Monday, 20 August 2018

Detroit: Become Human ★★★☆☆

We live in an age where AI (Artificial Intelligence) is rapidly progressing on a daily basis. In a minor way, with the likes of Siri and Alexus, it's already invaded our homes, our cars and our personal lives. Regardless that every book, movie and game is forever warning everyone that it's a terrible idea. Us meat sacks will never learn. We welcome the ability to become lethargic and let someone else do things for us. Detroit: Become Human plays on this. In the near future, Android companions have become the must have consumer item for any lazy schmuck that can't be arsed to clean up after themselves.

Quantic Dream games fall under the category of games as "an experience", a playable series of events. A lot like Tt games Batman or The Walking Dead, an evolution of the point and click or a Pick your own adventure. Visually the game is ridiculous. It's essentially a playable version of a movie with, mostly, incredibly impressive capture animation. Mouths still seem to be a slight issue, however. Detroit: Become Human relies heavily on its visuals and the player's investment in the narrative, to distract from the lack of gameplay elements. Aside from a few quick time events, pushing the right analogue stick in the direction of an interactable object or picking the next line of dialogue, the player never has much involvement. The rest is walking tight, set path, corridors to the next objective. I guess it's an evolution of games like Dragon's Lair and Space Ace.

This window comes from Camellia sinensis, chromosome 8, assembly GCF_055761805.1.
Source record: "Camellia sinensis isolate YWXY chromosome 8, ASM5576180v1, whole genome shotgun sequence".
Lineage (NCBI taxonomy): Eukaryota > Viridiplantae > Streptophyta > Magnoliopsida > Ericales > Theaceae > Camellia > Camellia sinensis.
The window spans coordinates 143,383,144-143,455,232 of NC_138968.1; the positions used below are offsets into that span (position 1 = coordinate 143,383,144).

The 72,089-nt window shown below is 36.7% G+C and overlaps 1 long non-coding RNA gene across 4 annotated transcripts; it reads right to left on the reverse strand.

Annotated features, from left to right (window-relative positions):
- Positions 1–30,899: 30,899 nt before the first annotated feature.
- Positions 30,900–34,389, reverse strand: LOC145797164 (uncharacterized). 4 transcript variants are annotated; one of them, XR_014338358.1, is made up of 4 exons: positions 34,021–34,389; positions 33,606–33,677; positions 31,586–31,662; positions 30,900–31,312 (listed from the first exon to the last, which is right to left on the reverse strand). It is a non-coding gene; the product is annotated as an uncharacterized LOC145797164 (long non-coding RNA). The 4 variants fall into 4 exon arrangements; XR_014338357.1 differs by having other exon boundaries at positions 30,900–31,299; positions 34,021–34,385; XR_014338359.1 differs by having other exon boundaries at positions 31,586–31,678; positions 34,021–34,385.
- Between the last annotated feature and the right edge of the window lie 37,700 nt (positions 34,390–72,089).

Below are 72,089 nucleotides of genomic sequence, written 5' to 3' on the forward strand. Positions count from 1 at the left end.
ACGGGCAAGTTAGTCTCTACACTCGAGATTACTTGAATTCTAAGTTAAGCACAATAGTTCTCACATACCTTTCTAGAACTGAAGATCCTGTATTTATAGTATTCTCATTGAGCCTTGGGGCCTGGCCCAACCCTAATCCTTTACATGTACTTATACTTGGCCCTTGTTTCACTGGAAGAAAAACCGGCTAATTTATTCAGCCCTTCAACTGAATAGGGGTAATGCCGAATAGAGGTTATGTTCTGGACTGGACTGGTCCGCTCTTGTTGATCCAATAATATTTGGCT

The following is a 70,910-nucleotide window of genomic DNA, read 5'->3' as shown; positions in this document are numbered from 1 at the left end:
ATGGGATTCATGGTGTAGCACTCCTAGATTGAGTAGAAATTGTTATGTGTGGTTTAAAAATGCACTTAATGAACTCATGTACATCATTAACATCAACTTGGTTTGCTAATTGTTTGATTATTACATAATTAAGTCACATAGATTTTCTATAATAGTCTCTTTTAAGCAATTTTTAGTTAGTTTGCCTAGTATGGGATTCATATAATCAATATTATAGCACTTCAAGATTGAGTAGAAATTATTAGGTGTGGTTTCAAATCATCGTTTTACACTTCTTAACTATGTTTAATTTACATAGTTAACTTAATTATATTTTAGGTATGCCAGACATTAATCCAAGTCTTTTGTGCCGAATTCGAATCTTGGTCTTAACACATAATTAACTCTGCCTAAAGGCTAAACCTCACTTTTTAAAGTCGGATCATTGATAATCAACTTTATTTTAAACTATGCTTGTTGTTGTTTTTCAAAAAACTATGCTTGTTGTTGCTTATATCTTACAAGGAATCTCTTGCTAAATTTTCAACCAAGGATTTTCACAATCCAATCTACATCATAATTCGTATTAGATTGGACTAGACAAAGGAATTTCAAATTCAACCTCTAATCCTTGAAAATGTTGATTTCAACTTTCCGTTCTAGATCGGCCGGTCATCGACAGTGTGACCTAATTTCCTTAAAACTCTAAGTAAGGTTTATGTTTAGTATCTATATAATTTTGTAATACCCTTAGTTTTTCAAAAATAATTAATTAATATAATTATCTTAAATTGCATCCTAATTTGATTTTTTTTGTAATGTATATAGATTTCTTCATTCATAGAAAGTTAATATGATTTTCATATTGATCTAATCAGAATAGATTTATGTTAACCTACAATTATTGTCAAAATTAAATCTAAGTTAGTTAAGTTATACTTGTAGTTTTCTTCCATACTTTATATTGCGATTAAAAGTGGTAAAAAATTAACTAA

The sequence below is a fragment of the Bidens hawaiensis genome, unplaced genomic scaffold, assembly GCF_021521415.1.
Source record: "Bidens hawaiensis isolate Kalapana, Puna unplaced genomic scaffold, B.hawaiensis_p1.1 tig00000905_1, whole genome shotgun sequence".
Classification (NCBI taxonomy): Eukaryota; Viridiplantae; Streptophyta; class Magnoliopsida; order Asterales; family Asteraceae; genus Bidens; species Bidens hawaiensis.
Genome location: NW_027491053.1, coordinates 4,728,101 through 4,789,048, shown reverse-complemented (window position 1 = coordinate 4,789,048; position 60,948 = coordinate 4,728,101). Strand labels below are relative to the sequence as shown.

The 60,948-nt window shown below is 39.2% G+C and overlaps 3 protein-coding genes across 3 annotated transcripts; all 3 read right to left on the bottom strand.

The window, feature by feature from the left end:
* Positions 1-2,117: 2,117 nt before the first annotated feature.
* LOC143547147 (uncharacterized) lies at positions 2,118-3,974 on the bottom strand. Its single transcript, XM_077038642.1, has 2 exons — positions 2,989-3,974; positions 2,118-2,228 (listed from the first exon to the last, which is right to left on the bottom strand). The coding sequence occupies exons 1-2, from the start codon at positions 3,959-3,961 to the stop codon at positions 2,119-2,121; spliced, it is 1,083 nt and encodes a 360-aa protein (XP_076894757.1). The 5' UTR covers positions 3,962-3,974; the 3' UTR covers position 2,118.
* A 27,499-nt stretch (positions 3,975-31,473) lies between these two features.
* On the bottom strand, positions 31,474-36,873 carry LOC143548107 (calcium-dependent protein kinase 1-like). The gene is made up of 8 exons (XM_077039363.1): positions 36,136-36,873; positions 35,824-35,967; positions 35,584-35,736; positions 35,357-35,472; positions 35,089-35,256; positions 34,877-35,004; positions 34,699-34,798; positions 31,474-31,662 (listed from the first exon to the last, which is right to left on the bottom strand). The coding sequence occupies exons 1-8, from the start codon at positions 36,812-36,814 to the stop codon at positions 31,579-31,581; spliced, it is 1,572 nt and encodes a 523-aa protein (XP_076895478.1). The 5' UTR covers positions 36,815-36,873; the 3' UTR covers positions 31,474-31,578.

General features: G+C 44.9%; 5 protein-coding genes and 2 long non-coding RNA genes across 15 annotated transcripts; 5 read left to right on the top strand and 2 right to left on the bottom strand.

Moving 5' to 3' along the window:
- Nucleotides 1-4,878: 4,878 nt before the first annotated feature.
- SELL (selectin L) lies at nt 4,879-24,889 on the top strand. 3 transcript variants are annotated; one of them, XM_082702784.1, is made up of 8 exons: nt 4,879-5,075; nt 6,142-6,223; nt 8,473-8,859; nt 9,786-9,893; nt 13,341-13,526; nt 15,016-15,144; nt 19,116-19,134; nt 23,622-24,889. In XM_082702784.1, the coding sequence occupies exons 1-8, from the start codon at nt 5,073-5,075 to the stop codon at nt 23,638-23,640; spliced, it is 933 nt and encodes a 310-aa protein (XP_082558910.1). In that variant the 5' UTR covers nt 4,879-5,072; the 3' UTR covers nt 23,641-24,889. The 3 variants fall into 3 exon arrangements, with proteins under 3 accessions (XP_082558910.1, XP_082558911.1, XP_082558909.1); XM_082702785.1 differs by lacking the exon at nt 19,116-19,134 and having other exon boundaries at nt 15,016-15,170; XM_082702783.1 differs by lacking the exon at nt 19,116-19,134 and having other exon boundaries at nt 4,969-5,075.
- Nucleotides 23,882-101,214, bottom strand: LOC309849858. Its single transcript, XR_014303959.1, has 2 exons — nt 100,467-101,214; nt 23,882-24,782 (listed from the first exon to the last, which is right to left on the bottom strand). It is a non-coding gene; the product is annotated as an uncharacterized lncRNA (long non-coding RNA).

In an early chapter, you play as an android named Markus. He's on an errand to pick up some paint for his elderly owner. You start off walking through a very detailed but unexplorable Park, blocked off by invisible (orange) no entry barriers, you also can't interact with any of a couple of dozen pedestrians occupying the area. After buying the paint, an angry mob of protesters begin to harass and kick Markus around. With no other option than to get up, back off the floor a couple of times, a policeman walks over and breaks it up and the mob go back to their picketing and Markus is told to go get the bus. Which is the only option you get as there is now an invisible (orange) barrier blocking your way back to the mob. I wanted to kick their ass. I wanted to be a crazy android, but that's never an option. This happens a lot. Orange barriers are explained away as keeping an android performing its task. The game never allows you to do anything outside of what it wants you to do. You end up feeling like an android, yourself because you end up conforming to the way the game wants you to play. I'm pretty sure that wasn't intentional but if it was, then I guess it's genius. Choosing the "wrong" outcome, at any point could lead to a Perma-death situation, Killing off a main character. In the back of your mind, you feel like you'd be missing out on some part of the game's story. Like you've failed, as a human, but are encouraged to proceed through the game this way. The only brave character in the whole game, with any "real" consequence, is the little girl. She's put into constant mortal danger, by her android guardian, and used as a bargaining, guilt trip, piece of leverage to get what she wants. The girl is going to need some major therapy.

I believe games have the potential to portray some extremely touchy subject matters, in a way no other forms of media could capture. Detroit, in its own heavy handed way, attempts to cover a plethora of meaningful social issues. From domestic violence, discrimination to segregation... only I don't think these came across quite the way David Cage possibly intended. The actors of the game deserve extra credit for being able to deliver their lines without cringing at some of the misplaced dialogue.

David Cage games (Heavy Rain, Beyond Two Souls, Fahrenheit) are those TV shows everyone keeps talking about that we always intend to get around to checking out. Sometimes when we finally do, and we realise what we'd missed. With all of its issues, Detroit: Become Human is still mostly enjoyable in the moment. - What is a Video Game -

Bry Wyatt

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